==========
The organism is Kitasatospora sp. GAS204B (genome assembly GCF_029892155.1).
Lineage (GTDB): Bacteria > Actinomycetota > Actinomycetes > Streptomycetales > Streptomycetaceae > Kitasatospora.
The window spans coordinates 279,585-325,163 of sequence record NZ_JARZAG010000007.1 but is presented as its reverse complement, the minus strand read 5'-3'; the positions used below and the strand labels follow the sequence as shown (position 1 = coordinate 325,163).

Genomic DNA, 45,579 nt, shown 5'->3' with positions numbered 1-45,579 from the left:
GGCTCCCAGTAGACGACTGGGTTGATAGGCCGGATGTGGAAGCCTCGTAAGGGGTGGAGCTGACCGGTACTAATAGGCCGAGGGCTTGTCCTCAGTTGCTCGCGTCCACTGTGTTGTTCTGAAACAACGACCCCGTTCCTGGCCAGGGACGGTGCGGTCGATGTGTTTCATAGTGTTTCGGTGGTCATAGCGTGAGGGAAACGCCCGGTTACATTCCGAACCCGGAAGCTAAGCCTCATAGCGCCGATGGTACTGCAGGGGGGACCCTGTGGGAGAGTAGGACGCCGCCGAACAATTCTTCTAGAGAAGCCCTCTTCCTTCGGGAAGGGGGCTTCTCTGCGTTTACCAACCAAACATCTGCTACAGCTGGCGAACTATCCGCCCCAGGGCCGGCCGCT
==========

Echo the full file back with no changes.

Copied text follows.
The organism is Kitasatospora sp. GAS204B (genome assembly GCF_029892155.1).
Lineage (GTDB): Bacteria > Actinomycetota > Actinomycetes > Streptomycetales > Streptomycetaceae > Kitasatospora.
The window spans coordinates 279,585-325,163 of sequence record NZ_JARZAG010000007.1 but is presented as its reverse complement, the minus strand read 5'-3'; the positions used below and the strand labels follow the sequence as shown (position 1 = coordinate 325,163).

Genomic DNA, 45,579 nt, shown 5'->3' with positions numbered 1-45,579 from the left:
GGCTCCCAGTAGACGACTGGGTTGATAGGCCGGATGTGGAAGCCTCGTAAGGGGTGGAGCTGACCGGTACTAATAGGCCGAGGGCTTGTCCTCAGTTGCTCGCGTCCACTGTGTTGTTCTGAAACAACGACCCCGTTCCTGGCCAGGGACGGTGCGGTCGATGTGTTTCATAGTGTTTCGGTGGTCATAGCGTGAGGGAAACGCCCGGTTACATTCCGAACCCGGAAGCTAAGCCTCATAGCGCCGATGGTACTGCAGGGGGGACCCTGTGGGAGAGTAGGACGCCGCCGAACAATTCTTCTAGAGAAGCCCTCTTCCTTCGGGAAGGGGGCTTCTCTGCGTTTACCAACCAAACATCTGCTACAGCTGGCGAACTATCCGCCCCAGGGCCGGCCGCT